Sweet!!!

    As far as those people whom you encounter in your day-to-day routine who are mechanical incompetents, the people of THAT ilk whom 'I' know who are like that tend to be snobs who choose not to learn how to replace-a-light-bulb because they think it is beneath their elevated mental status to perform manual tasks ...
     
  16. Froze

    Froze Well-Known Member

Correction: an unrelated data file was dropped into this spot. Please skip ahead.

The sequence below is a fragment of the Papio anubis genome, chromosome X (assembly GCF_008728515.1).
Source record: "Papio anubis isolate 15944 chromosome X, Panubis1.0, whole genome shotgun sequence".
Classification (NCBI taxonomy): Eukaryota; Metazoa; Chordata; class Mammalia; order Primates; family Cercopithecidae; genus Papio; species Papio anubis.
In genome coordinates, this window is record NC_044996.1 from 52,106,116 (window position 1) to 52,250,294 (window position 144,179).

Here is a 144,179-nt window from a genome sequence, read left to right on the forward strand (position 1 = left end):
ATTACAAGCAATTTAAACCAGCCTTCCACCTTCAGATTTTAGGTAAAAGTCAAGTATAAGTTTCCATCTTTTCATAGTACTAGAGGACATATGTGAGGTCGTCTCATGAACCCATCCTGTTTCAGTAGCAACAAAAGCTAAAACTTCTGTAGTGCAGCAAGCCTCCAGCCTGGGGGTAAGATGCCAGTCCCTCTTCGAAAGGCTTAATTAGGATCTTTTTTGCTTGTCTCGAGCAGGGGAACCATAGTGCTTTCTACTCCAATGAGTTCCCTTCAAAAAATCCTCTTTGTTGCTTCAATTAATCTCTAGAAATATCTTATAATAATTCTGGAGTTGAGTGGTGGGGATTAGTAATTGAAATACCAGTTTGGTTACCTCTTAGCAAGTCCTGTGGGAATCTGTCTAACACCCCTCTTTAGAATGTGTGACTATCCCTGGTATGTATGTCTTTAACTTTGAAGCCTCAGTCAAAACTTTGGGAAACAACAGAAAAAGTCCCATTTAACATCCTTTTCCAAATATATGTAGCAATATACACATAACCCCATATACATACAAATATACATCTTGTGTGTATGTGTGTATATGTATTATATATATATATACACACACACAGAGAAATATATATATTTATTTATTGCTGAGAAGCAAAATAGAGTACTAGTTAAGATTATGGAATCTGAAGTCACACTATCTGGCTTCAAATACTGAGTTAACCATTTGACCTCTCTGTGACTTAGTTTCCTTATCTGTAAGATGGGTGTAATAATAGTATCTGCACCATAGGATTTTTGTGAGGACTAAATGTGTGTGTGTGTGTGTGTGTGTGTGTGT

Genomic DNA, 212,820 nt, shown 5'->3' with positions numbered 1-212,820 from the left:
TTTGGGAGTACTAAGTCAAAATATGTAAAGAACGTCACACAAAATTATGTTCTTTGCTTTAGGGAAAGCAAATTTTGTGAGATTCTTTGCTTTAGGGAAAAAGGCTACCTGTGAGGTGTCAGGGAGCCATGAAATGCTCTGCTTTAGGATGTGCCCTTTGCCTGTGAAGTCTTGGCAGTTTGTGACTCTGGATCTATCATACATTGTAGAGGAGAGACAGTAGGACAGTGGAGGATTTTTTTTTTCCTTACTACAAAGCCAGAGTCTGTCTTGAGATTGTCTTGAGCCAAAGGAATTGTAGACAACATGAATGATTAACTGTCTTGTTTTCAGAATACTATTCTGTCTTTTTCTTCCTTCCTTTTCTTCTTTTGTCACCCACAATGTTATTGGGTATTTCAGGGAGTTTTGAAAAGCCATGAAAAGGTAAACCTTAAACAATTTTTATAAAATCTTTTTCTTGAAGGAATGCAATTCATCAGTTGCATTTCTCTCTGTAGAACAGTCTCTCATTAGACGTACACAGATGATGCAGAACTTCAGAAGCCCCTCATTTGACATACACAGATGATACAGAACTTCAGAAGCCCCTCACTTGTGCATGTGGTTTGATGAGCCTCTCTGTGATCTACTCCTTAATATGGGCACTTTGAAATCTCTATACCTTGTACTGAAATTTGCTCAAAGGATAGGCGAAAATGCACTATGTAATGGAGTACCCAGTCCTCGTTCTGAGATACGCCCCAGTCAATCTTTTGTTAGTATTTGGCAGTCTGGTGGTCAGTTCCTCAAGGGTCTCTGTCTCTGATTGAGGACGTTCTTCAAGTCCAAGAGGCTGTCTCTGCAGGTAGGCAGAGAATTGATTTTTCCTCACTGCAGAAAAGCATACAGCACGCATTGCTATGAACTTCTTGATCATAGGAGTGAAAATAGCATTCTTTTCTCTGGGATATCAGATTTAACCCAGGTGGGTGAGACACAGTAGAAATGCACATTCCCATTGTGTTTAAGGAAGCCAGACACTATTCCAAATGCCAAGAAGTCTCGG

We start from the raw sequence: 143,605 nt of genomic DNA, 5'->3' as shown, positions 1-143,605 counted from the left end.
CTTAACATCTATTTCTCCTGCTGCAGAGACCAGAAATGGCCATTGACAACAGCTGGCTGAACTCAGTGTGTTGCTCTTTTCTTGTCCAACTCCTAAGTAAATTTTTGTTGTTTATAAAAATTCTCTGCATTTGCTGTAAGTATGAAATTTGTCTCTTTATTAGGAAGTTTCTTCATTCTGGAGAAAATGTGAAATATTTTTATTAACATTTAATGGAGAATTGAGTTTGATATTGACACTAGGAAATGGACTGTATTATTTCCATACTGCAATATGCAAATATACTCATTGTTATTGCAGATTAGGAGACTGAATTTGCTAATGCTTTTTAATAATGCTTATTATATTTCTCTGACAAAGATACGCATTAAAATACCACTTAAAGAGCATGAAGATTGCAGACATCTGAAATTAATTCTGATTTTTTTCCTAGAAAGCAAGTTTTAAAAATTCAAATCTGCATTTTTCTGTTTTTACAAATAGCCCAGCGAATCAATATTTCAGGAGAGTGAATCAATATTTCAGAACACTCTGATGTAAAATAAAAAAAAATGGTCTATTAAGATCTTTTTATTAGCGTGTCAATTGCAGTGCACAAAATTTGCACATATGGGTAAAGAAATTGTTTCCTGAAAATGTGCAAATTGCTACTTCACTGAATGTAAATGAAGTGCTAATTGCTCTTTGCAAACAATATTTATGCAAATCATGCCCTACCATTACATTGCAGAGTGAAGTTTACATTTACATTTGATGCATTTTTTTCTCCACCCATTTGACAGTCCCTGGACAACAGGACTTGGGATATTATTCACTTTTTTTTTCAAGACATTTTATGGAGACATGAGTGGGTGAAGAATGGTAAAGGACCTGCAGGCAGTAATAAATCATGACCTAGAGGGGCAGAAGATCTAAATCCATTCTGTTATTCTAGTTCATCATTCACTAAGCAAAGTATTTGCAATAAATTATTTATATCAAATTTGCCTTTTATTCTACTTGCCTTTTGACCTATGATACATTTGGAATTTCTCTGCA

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    this mechanically incompetency is all due to our world changing from a mechanical world to a electronical world. Go back to when I graduated from high school in 1971, I knew nothing about computers, there were a few who did though (yes primitive computers of course); now that has reversed, a lot of grads today understand computers but few understand mechanics. I don't think this is a good thing though, I think there should be a balance so we don't end up with a society who can't repair mechanical things that are still being used extensively in our society. But this is why I've found as the years gone by starting when I first started to ride bikes that I never encountered someone who couldn't fix a flat on the road, heck I learned when I was 8 years old as did most kids in my era, but now a days I run into people all the time who don't have a clue how to fix a flat!